NEW YORK -- The hook arrived after just 86 pitches for Nathan Eovaldi on Tuesday evening, and manager Joe Girardi's decision to turn the game over to the bullpen loomed large in the Yankees' 4-3, 10-inning loss to the Athletics at Yankee Stadium.
Girardi opted to pull Eovaldi after he recorded the first out of the sixth inning, fearing the matchup against Oakland's Josh Reddick. Chasen Shreve entered and retired Reddick, but then served up a game-tying home run to designated hitter Billy Butler.
"Reddick had hit him pretty hard, and I had a fresh bullpen," Girardi said. "The way my bullpen's been throwing, I thought I would go to Shreve, and then I knew I had Adam Warren, and then continue to roll out the guys."
It did work largely according to that plan, as the bullpen permitted just two hits the rest of the way. Unfortunately for the Yankees, they were costly ones: after Butler's game-tying shot in the sixth, Oakland didn't have a hitter reach base until Brett Lawrie's go-ahead homer off Dellin Betances in the 10th.
For Eovaldi, it marked the 10th time in 17 starts that he was unable to complete at least six innings, though he limited the Athletics to a pair of runs on six hits over his 5 1/3 frames. Eovaldi walked one and struck out four, throwing 60 pitches for strikes.
"I feel like I threw the ball pretty well tonight," Eovaldi said. "My split felt good tonight. I've just got to do a better job of going deeper into ballgames. I didn't feel like I attacked the hitters as well as I should have, getting first-pitch strikes. It's just one of the little things I've got to do better."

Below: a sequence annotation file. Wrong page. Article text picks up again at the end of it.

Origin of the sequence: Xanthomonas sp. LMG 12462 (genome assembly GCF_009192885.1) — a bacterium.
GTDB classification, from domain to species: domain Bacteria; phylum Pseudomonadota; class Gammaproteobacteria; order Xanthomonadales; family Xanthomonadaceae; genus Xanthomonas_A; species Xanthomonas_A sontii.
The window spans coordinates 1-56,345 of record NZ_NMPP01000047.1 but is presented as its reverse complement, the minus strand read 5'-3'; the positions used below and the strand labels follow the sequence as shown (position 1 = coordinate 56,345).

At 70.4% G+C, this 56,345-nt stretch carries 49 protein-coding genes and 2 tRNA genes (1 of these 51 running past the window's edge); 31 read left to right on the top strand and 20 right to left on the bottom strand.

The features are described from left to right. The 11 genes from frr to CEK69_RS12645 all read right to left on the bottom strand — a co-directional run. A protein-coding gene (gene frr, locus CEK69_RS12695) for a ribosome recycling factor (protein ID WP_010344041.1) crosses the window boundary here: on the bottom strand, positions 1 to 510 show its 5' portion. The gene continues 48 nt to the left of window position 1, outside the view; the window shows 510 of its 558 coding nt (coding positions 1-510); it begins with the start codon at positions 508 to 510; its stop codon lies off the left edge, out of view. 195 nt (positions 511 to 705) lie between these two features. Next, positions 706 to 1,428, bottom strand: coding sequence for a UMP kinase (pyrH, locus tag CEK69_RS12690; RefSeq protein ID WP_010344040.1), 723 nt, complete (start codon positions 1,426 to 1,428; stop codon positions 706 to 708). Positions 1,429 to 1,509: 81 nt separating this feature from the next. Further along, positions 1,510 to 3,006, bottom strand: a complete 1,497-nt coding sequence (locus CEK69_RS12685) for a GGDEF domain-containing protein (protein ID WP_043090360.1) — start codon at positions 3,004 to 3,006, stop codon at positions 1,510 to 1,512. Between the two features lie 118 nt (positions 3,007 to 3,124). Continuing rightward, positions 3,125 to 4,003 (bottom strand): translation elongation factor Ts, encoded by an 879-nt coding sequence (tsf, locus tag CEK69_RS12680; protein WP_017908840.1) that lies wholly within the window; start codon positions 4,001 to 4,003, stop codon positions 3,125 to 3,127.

Girardi's decision to pull Eovaldi for Reddick made sense on a split basis; Eovaldi entered Tuesday's game having permitted a .352 batting average and a .902 OPS to left-handed hitters. Reddick stroked a RBI single to center field off Eovaldi in the first inning and lined into a double play that ended the third.
"With a fresh bullpen, I would do it again -- especially lefty on lefty in that situation," Girardi said.
"I was surprised, but our bullpen has been outstanding this year," Eovaldi said. "I understand the situation and stuff, it was a close ballgame and they had the heart of the lineup coming up there."
With the Yankees viewing Eovaldi as a long-term project, there are reasons for encouragement. For the fifth straight start, Eovaldi did not permit a home run, one shy of his career high, and he is 3-0 with a 2.38 ERA (22 2/3 IP, 6 ER) over his last four starts since June 20.
"He threw all right," Girardi said. "He was in some trouble tonight a couple of different times. He managed to get out of it. It was first and third [in the third] inning and there was one run in and he got out of it with no more. So he did a pretty decent job."
Bryan Hoch is a reporter for MLB.com. Follow him on Twitter @bryanhoch, on Facebook and read his MLBlog, Bombers Beat. This story was not subject to the approval of Major League Baseball or its clubs.